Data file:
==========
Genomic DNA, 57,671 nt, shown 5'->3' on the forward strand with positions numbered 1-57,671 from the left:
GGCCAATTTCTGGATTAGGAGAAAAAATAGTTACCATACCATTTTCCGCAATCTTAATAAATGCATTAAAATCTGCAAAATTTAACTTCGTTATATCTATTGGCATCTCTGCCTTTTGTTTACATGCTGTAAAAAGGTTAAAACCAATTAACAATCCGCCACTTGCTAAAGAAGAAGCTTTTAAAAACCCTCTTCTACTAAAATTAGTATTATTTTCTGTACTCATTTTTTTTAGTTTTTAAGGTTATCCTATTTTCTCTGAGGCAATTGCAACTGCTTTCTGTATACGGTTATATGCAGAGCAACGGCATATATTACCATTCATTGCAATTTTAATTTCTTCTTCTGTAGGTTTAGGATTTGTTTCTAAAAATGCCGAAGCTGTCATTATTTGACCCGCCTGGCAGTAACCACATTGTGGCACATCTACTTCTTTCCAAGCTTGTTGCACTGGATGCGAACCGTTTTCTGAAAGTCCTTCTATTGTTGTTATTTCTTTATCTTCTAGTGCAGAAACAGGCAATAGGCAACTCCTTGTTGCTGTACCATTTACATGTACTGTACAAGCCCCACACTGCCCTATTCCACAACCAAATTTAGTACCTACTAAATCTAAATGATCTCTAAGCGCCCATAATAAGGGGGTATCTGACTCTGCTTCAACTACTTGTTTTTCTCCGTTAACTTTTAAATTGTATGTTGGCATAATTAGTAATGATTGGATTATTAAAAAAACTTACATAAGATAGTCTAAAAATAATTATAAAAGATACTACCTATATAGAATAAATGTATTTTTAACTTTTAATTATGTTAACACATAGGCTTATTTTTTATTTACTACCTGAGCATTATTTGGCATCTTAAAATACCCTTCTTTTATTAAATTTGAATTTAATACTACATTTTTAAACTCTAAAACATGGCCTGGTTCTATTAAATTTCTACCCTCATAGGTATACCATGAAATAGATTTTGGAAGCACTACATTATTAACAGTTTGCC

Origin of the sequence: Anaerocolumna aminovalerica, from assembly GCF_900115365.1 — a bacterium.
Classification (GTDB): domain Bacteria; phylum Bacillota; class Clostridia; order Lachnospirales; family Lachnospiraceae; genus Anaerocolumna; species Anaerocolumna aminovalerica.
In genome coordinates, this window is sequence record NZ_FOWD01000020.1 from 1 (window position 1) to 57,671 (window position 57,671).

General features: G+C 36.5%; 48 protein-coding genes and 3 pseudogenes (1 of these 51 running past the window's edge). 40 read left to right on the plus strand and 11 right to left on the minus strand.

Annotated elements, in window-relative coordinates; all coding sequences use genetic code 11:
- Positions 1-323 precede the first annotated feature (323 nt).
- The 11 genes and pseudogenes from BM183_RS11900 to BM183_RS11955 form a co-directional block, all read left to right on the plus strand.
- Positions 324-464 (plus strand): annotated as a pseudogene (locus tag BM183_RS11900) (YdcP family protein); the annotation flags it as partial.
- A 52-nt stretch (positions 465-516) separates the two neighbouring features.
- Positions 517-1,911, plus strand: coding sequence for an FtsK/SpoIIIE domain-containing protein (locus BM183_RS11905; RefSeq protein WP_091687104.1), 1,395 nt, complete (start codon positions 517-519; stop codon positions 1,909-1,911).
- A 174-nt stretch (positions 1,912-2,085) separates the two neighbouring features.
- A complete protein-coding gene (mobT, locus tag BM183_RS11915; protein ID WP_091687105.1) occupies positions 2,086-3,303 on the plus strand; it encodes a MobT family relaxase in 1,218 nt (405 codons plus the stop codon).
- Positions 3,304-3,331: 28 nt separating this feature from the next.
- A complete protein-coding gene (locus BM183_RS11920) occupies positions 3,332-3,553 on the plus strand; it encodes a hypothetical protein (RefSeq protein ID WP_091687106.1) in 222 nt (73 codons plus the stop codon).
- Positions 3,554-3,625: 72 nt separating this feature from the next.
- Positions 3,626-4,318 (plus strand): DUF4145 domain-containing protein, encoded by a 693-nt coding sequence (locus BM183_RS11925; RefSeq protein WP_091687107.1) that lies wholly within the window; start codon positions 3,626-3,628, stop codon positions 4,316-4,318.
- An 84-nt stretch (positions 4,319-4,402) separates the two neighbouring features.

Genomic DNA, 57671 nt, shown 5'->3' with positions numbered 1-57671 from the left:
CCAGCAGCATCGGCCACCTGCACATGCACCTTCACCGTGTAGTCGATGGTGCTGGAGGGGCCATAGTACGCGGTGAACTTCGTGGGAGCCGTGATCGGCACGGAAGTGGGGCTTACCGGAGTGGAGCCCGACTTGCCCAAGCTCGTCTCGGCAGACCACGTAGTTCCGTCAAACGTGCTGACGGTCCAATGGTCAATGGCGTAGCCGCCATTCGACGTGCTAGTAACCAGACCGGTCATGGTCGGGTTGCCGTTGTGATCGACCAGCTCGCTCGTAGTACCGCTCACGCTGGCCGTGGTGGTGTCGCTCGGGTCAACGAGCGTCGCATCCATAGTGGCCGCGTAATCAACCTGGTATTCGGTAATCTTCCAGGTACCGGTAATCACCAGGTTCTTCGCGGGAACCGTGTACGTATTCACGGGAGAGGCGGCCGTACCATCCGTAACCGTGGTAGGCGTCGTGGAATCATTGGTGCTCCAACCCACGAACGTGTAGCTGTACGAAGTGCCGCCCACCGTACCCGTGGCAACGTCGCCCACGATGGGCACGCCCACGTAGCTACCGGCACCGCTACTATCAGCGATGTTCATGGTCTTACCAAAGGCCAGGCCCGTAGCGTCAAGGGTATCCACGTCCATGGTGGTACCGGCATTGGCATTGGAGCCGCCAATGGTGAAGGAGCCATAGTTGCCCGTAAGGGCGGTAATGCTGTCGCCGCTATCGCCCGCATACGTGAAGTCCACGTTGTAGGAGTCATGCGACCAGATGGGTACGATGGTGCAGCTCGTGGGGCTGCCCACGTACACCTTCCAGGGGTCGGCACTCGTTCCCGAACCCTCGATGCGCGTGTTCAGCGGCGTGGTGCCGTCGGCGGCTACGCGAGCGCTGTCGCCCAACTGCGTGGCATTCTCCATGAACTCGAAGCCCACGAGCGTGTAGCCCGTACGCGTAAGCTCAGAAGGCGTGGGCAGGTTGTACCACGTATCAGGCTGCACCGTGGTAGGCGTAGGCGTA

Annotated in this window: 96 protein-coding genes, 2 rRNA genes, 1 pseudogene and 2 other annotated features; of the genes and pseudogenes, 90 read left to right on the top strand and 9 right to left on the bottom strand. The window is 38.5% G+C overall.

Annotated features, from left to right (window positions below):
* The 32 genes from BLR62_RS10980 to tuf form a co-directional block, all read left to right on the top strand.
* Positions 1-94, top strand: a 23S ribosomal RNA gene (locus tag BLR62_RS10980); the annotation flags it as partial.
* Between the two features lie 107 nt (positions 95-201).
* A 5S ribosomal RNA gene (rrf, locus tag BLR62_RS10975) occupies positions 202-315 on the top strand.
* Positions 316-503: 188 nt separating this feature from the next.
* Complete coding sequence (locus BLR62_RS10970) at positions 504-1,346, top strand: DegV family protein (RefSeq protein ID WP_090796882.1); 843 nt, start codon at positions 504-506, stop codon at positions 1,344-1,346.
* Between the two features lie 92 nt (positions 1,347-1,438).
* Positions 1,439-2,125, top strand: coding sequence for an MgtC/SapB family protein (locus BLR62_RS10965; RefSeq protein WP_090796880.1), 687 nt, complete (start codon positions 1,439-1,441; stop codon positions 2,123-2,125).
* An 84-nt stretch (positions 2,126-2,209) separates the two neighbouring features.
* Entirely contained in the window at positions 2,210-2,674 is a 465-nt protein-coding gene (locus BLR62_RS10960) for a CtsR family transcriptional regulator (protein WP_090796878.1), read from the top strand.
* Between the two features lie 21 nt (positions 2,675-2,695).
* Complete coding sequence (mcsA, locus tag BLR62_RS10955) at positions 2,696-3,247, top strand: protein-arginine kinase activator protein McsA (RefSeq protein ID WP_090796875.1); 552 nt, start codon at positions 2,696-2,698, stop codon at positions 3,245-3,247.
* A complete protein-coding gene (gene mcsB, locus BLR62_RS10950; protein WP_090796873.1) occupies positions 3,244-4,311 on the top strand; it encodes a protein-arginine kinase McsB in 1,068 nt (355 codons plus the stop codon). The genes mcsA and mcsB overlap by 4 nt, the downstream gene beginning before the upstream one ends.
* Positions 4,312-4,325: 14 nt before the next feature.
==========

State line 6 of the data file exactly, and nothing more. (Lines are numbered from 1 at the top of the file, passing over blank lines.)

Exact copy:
General features: G+C 36.5%; 48 protein-coding genes and 3 pseudogenes (1 of these 51 running past the window's edge). 40 read left to right on the plus strand and 11 right to left on the minus strand.